festival from iraq i've been in touch with for more than a year and a half. after the united states would not give him his visa, i asked him -- i told him about mutanabbi street and he wrote a poem and he wrote it in english, though he writes in, of course, in arabic. but this one he wrote in english. so i'll read it. one figure in the poem you should know, humbaba, which is an ogre, a monster of immemorial age. that was a special big garden, a forest, where all types of trees and flowers grew. the trees bending down gently flinging branches. our orchard grew like a crown
on the sun's eyebrow. where did humbaba come from? his mother was just a cave, his father unknown. who made him a friend pretending guardian of the orchard. did those nice shrubs need fear to go begging for a garden and have humbaba in his treachery ilk. those plants and flowers were like books everyone could read, not cut and throw away. their different fantastic colors had formed our blood so our veins ran smoothly, our 7 wonders showed. then humbaba made a whirlwind of fire and snow. who crowned him king? who showed him our garden was but a jail? humbaba was great and scary, but not so very strong, though no one could ever conquer him as no one would ever try.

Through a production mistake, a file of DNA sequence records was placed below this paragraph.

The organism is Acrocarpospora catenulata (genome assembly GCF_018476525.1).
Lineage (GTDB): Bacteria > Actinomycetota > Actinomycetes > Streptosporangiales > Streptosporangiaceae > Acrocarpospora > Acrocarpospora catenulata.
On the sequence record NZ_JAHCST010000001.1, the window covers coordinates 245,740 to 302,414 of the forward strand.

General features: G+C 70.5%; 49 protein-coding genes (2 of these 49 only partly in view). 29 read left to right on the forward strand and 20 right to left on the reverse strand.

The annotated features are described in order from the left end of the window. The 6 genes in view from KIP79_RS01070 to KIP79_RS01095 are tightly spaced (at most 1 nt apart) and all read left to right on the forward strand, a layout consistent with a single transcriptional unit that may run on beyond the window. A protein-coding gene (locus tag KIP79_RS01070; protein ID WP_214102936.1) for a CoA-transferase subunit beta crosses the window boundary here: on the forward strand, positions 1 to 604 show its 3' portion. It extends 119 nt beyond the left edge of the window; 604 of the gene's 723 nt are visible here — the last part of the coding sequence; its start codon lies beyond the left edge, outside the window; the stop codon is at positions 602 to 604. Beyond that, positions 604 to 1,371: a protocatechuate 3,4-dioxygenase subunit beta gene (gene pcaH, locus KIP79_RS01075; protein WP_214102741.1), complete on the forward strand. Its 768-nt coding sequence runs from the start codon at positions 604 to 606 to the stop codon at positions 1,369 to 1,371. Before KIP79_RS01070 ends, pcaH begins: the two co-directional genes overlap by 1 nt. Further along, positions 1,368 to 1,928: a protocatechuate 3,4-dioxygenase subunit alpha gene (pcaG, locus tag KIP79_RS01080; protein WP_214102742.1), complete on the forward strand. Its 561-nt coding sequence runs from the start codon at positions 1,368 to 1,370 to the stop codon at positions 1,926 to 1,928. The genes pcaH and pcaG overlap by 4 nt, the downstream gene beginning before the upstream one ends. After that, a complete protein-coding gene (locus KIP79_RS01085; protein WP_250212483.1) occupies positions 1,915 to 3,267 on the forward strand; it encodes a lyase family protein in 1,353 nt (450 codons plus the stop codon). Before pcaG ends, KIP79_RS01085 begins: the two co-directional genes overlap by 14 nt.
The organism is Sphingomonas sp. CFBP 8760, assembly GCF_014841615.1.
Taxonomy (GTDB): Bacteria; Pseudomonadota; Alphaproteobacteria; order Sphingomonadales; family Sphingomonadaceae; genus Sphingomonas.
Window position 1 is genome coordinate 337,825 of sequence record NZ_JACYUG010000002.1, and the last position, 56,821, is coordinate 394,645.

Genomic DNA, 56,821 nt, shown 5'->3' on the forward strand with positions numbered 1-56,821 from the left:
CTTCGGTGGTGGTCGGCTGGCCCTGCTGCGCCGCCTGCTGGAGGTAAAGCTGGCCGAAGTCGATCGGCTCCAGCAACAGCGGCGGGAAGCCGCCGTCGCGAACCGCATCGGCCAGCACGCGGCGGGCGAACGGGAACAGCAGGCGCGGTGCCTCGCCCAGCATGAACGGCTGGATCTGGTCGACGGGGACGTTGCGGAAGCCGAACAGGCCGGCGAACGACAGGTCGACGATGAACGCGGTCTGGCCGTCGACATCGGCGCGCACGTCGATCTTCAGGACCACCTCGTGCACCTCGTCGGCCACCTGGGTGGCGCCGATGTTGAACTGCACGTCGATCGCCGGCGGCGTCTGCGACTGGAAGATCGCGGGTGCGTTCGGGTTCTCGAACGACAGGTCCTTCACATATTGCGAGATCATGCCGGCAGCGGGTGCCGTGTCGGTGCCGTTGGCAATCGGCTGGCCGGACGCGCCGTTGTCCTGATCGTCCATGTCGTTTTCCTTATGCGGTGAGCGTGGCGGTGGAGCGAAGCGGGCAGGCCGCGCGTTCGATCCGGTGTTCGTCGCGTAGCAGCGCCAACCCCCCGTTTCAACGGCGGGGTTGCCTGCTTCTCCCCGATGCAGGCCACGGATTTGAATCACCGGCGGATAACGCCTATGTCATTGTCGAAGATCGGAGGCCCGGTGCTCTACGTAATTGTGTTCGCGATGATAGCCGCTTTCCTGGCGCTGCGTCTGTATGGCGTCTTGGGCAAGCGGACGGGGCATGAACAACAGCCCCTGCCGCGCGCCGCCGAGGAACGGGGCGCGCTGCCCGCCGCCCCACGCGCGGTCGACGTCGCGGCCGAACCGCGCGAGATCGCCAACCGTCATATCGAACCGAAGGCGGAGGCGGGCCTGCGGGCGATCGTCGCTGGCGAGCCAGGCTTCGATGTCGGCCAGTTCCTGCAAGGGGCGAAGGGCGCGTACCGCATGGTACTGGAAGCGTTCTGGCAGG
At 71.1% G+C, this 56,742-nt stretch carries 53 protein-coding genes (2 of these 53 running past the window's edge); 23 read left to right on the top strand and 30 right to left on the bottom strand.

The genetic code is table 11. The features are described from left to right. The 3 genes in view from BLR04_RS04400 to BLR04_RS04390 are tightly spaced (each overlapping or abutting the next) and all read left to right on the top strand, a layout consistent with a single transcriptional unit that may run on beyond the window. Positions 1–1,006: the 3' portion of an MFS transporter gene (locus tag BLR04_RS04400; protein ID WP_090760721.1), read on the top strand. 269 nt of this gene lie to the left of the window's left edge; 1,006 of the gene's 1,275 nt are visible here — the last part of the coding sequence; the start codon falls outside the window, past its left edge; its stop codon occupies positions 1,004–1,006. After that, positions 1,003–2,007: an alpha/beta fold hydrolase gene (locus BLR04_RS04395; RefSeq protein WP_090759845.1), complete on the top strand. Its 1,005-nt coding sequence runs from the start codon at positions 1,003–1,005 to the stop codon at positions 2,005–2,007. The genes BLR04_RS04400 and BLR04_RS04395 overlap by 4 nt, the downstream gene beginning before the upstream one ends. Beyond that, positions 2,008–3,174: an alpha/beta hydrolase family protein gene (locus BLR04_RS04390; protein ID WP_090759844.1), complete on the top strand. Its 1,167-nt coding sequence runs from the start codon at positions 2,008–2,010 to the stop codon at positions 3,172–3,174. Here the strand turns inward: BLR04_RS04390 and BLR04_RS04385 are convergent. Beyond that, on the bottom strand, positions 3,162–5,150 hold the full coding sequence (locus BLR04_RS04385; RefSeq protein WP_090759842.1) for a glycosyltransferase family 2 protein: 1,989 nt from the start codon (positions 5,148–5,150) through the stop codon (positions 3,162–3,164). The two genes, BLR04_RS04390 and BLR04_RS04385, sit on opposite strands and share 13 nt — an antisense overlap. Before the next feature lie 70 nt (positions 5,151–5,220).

time and again, when things grew old, humbaba alone believed himself eternal and young, still powerful, able to defeat all. humbaba didn't want to know one fact: that accumulation will lead to eruptive change. but, sadly, when suddenly he realized it after all, he chose to check its power on all, the tall. he crushed all the shrubs and plants leaving them creeping and broken all over. he damaged the flowers and colors, the flowers withered, their leaves all burned and soon they were throwing their seeds every which way and when the whole orchard changed into a dry, gray waste, humbaba, his mind like stone, shouted his horrible cry of fire and burned all that gray and yellow, birds